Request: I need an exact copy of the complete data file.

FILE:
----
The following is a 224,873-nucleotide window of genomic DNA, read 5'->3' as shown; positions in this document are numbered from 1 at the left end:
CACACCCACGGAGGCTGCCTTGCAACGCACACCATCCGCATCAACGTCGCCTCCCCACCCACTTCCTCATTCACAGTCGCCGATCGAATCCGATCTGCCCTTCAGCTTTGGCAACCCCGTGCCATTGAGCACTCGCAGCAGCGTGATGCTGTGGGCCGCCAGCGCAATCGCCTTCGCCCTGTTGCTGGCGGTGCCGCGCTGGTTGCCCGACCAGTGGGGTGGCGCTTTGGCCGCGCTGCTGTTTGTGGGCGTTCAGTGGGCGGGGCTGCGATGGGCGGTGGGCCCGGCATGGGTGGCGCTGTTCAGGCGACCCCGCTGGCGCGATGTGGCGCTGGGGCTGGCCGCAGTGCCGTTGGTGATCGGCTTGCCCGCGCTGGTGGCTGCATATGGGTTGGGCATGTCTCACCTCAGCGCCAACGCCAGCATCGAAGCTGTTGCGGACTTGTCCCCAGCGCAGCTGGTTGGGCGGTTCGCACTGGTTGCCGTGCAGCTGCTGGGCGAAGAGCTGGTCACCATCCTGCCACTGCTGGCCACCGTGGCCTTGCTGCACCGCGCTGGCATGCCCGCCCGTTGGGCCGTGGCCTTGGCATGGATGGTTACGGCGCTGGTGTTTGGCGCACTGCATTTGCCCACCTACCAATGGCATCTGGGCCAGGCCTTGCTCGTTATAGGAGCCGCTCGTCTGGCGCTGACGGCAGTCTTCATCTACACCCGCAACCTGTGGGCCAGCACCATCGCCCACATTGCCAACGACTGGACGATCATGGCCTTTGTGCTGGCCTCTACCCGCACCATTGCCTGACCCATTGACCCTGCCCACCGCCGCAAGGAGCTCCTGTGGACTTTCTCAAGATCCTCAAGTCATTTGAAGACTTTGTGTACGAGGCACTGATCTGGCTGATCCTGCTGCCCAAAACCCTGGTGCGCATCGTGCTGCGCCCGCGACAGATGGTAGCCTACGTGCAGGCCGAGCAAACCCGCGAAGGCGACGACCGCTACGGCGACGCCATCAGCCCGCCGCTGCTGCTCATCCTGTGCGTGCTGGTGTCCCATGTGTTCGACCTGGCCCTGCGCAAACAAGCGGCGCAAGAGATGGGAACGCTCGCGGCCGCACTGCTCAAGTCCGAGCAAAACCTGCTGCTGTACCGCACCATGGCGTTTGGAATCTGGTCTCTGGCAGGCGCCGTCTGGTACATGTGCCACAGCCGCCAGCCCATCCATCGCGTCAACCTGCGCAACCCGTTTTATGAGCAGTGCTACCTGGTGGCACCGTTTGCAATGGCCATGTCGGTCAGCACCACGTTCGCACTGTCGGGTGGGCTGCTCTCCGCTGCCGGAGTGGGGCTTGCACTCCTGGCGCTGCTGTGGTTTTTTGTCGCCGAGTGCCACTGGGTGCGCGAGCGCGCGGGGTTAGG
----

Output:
The following is a 224,873-nucleotide window of genomic DNA, read 5'->3' as shown; positions in this document are numbered from 1 at the left end:
CACACCCACGGAGGCTGCCTTGCAACGCACACCATCCGCATCAACGTCGCCTCCCCACCCACTTCCTCATTCACAGTCGCCGATCGAATCCGATCTGCCCTTCAGCTTTGGCAACCCCGTGCCATTGAGCACTCGCAGCAGCGTGATGCTGTGGGCCGCCAGCGCAATCGCCTTCGCCCTGTTGCTGGCGGTGCCGCGCTGGTTGCCCGACCAGTGGGGTGGCGCTTTGGCCGCGCTGCTGTTTGTGGGCGTTCAGTGGGCGGGGCTGCGATGGGCGGTGGGCCCGGCATGGGTGGCGCTGTTCAGGCGACCCCGCTGGCGCGATGTGGCGCTGGGGCTGGCCGCAGTGCCGTTGGTGATCGGCTTGCCCGCGCTGGTGGCTGCATATGGGTTGGGCATGTCTCACCTCAGCGCCAACGCCAGCATCGAAGCTGTTGCGGACTTGTCCCCAGCGCAGCTGGTTGGGCGGTTCGCACTGGTTGCCGTGCAGCTGCTGGGCGAAGAGCTGGTCACCATCCTGCCACTGCTGGCCACCGTGGCCTTGCTGCACCGCGCTGGCATGCCCGCCCGTTGGGCCGTGGCCTTGGCATGGATGGTTACGGCGCTGGTGTTTGGCGCACTGCATTTGCCCACCTACCAATGGCATCTGGGCCAGGCCTTGCTCGTTATAGGAGCCGCTCGTCTGGCGCTGACGGCAGTCTTCATCTACACCCGCAACCTGTGGGCCAGCACCATCGCCCACATTGCCAACGACTGGACGATCATGGCCTTTGTGCTGGCCTCTACCCGCACCATTGCCTGACCCATTGACCCTGCCCACCGCCGCAAGGAGCTCCTGTGGACTTTCTCAAGATCCTCAAGTCATTTGAAGACTTTGTGTACGAGGCACTGATCTGGCTGATCCTGCTGCCCAAAACCCTGGTGCGCATCGTGCTGCGCCCGCGACAGATGGTAGCCTACGTGCAGGCCGAGCAAACCCGCGAAGGCGACGACCGCTACGGCGACGCCATCAGCCCGCCGCTGCTGCTCATCCTGTGCGTGCTGGTGTCCCATGTGTTCGACCTGGCCCTGCGCAAACAAGCGGCGCAAGAGATGGGAACGCTCGCGGCCGCACTGCTCAAGTCCGAGCAAAACCTGCTGCTGTACCGCACCATGGCGTTTGGAATCTGGTCTCTGGCAGGCGCCGTCTGGTACATGTGCCACAGCCGCCAGCCCATCCATCGCGTCAACCTGCGCAACCCGTTTTATGAGCAGTGCTACCTGGTGGCACCGTTTGCAATGGCCATGTCGGTCAGCACCACGTTCGCACTGTCGGGTGGGCTGCTCTCCGCTGCCGGAGTGGGGCTTGCACTCCTGGCGCTGCTGTGGTTTTTTGTCGCCGAGTGCCACTGGGTGCGCGAGCGCGCGGGGTTAGG